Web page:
In Fahrenheit 451 Montag says that "you never wash it off completely" referring to the kerosene. What could this mean symbolically?
When Montag first meets Clarisse, he is coming home from work, and she accurately guesses that he is a fireman. That is when he explains to her that the smell never really comes off. The literal meaning of that is that because he uses kerosene at his job, it's hard to wash off, and so he always smells a little bit like it. It's kind-of like a car mechanic who always has car grease under his nails. It's just one of those things that happens in that profession.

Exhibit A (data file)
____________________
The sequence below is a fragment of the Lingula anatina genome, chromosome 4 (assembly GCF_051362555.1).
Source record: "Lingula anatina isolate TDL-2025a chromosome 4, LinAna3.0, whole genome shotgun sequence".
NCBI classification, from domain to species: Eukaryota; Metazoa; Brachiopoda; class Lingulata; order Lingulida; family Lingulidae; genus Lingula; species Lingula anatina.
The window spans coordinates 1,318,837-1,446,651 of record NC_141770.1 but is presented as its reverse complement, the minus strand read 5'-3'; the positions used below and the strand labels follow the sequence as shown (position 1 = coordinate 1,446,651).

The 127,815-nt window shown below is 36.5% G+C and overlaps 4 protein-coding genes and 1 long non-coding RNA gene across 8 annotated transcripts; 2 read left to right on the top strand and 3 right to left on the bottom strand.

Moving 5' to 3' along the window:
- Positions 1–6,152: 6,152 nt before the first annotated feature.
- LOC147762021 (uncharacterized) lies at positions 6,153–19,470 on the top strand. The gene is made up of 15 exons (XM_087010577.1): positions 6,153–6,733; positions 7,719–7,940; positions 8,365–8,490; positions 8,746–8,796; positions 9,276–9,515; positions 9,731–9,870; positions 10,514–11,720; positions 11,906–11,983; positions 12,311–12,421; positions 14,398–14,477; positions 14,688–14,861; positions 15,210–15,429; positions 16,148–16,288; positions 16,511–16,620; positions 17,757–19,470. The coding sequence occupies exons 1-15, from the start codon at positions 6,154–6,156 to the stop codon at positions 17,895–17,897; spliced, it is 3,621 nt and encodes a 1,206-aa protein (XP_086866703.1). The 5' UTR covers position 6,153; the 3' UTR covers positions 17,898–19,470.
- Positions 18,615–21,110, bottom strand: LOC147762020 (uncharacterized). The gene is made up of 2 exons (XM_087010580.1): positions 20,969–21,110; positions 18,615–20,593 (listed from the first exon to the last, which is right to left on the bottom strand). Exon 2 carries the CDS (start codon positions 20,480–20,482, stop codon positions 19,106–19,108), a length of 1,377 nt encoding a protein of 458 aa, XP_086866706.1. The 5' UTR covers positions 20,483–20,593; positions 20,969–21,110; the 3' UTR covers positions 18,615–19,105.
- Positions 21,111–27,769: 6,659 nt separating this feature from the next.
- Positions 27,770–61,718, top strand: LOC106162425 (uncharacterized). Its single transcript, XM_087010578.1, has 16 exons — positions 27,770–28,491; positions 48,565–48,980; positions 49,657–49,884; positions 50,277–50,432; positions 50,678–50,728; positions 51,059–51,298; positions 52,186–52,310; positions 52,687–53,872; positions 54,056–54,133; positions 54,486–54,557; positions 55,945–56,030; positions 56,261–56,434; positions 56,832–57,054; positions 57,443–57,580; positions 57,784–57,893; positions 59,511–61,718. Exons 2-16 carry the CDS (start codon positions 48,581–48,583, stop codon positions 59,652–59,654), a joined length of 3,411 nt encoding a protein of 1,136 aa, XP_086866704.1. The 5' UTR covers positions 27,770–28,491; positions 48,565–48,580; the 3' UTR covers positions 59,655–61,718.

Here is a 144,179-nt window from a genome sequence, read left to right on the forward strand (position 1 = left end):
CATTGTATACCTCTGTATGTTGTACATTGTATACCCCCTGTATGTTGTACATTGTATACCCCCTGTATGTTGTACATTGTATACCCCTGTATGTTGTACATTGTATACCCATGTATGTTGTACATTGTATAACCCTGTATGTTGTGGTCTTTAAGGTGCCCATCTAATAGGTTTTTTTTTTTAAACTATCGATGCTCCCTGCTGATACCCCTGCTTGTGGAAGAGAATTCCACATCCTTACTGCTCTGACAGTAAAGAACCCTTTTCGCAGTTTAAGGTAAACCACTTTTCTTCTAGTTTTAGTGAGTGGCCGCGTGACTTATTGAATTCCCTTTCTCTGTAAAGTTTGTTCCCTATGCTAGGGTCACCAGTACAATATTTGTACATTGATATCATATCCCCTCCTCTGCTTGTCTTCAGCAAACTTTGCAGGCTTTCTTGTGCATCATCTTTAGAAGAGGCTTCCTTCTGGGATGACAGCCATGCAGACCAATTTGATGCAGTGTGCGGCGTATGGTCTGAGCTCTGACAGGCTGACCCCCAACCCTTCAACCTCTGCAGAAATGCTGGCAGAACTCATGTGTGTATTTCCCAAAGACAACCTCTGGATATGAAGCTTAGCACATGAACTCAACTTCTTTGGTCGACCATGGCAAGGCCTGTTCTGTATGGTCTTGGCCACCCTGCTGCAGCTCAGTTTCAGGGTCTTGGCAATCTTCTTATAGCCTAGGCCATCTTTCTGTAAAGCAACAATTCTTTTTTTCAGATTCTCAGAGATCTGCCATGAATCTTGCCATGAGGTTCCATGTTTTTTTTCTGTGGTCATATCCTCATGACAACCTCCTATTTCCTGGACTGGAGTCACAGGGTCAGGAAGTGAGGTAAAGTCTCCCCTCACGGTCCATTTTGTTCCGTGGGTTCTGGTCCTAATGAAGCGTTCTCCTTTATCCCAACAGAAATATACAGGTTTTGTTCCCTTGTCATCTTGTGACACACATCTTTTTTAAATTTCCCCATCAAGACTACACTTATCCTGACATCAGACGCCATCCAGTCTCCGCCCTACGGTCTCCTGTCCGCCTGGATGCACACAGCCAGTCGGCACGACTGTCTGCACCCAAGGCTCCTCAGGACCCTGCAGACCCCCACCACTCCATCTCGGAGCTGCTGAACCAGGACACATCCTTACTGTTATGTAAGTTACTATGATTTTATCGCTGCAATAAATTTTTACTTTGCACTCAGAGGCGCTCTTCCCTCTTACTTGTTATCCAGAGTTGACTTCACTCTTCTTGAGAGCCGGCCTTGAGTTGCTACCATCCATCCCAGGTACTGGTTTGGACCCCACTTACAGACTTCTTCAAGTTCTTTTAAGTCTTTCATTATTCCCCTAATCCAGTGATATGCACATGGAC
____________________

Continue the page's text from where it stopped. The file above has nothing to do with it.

To look at a deeper, or symbolic meaning, you could connect it to how later in the book, Montag feels horribly guilty for the books that he has burned, and the people that have died as a result; that knowledge and guilt "never washes off." He has to carry the burden of what he has done as a fireman with him for the rest of his life, like a weight on his shoulders. He can't get rid of it, just like he can't get rid of the kerosene smell from his job. By the end of the novel you will see Montag do a complete turnaround--at the beginning he loved his job and kerosene was "like a perfume" to him. By the end, he will have done very drastic things in the name of rebellion and independence, and that is something that he has to live with. He can't shake off his old life cleanly; the repercussions will stay with him. I hope that those thoughts helped; good luck!